Republican senators are trying to find ways to narrow down and specify who and under what circumstances can count on legal protections stemming from Section 230.
For the last 20+ years, since the Communications Decency Act (CDA) was passed in the US, this portion of it has been protecting tech companies from lawsuits they might face over user-generated content. This allowed especially social media networks to thrive and grow into the giants we know today.
On the other hand, the legislation's language is broad enough in places to allow them to moderate, censor, and editorialize content (through, for example, fact-checking and warning labels).
This latest attempt to adjust Section 230 to the present day, called the Online Freedom and Viewpoint Diversity Act, aims to bring more focus to the wording that currently states tech companies (“platforms”) are free to censor content that is obscene, lewd, lascivious, filthy, excessively violent, harassing – or “otherwise objectionable.”
We obtained a copy of the bill for you here.
Since this last part is the loophole of sorts used by giant social media sites to remove any type of content they may find objectionable, including for political and ideological reasons, the act proposed by Senate Republicans and presented on Tuesday wants to replace the phrase “or otherwise objectionable” with “or unlawful.” The act would therefore allow platforms to remove or moderate content that is promotes self-harm, terrorism, or is unlawful.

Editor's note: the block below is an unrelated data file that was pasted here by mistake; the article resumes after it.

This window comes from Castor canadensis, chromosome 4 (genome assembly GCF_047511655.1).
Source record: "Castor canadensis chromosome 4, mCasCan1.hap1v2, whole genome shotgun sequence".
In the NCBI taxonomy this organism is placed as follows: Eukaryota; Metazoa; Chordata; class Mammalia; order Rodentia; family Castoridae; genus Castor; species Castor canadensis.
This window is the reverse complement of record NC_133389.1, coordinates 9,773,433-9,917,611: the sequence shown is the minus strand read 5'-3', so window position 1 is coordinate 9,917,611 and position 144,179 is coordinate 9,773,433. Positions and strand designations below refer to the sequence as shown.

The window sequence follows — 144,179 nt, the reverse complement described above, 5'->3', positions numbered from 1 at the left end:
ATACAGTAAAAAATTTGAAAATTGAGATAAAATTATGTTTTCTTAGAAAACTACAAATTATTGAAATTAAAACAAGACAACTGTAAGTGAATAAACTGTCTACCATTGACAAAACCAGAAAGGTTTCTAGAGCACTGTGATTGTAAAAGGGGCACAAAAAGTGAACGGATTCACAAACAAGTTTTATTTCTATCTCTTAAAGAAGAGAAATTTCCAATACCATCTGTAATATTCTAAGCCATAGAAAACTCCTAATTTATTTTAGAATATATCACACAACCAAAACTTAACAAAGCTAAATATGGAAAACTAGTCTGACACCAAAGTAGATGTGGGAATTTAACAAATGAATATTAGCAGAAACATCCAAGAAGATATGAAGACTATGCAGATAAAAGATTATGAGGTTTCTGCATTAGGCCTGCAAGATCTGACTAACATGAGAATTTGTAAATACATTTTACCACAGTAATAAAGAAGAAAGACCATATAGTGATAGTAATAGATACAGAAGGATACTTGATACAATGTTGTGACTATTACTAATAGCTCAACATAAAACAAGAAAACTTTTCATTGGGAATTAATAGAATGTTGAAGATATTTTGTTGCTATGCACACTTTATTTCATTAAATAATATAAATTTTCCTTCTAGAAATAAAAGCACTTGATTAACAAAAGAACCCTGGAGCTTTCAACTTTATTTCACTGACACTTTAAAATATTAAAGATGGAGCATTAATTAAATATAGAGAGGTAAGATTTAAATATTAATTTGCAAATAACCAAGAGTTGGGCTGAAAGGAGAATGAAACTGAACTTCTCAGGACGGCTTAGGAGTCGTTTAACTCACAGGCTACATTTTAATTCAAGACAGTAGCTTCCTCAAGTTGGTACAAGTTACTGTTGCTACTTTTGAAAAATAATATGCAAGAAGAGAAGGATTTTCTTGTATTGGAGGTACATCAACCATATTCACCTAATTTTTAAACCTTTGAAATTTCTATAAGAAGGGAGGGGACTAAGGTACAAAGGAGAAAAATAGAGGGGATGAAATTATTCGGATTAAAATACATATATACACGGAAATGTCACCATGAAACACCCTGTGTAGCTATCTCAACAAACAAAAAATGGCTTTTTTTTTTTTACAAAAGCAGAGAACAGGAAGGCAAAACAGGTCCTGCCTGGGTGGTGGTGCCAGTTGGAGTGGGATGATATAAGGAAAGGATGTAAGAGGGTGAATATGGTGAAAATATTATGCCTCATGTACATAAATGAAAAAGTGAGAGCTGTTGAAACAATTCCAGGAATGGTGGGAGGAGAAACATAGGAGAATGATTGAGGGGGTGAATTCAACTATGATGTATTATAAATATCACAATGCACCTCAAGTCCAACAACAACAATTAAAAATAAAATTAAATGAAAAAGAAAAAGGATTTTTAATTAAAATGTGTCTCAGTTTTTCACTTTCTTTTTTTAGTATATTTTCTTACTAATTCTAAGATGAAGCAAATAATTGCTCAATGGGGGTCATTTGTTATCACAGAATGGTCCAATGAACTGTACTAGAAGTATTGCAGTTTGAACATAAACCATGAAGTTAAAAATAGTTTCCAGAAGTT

Speaking of the definition of what a platform is – this is another point the act seeks to define in more concrete terms. Currently, Section 230 covers what is referred to as information content providers, but the proposed changes would specify that those engaging in modifying and editorializing user generated content (rendering themselves as publishers) would no longer enjoy protections from Section 230.
This is not the only attempt to change Section 230 through various amendments. And while one of proposals currently under consideration, the Platform Accountability and Consumer Transparency Act, is bipartisan, most are tabled by Republicans.
This reflects the grievances expressed by conservatives, including US President Trump, with the way tech companies have been able to get away with enjoying all the benefits of Section 230 without any responsibility for safeguarding free speech on their platforms.